Q&A: My Baby Has Blood in Her Stool — What Do I Do?

My baby has blood in her stool, even after four days without dairy, eggs, corn, soy, nuts, and wheat. Will I have to stop breastfeeding?
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Updated February 28, 2017
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Blood in baby’s stool is almost always associated with a cow’s-milk allergy (bovine protein is the culprit). Thing is, that bovine protein can take up to two weeks to leave your system, so give yourself a little more time. Be sure to read all labels, and watch out for ingredients like “whey” and “casein” (both come from milk).

The other foods you’ve been cutting out are common allergens, too, so keep ditching those for these two weeks as well. (About one third of babies who are sensitive to cow’s milk are also sensitive to soy.) If the blood disappears, you can try working them back into your diet one by one.

Some experts also think that blood in the stool is caused by the malabsorption of lactose. They say that slowing down digestion — by making sure baby takes plenty of your fatty “hindmilk” (the milk that comes at the end of feedings) — can help solve the problem. To test this theory, you can try limiting baby to one breast per feeding for a while, so that he stays on long enough to get the fatty stuff. It may also help to express a bit of your foremilk before baby latches on so that he gets to your hindmilk sooner.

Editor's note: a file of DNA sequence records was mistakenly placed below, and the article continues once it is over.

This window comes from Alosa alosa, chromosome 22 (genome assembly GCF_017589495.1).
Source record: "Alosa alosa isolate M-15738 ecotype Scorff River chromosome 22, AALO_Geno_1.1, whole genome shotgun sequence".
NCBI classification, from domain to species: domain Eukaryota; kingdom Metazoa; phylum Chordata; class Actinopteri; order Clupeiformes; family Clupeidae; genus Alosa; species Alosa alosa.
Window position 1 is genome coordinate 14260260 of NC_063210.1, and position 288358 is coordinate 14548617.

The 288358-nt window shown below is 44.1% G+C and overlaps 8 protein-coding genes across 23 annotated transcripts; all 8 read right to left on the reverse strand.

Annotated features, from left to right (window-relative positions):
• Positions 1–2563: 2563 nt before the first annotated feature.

Make sure you doctor also checks baby’s stool for infection and parasites.

Please note: The Bump and the materials and information it contains are not intended to, and do not constitute, medical or other health advice or diagnosis and should not be used as such. You should always consult with a qualified physician or health professional about your specific circumstances.

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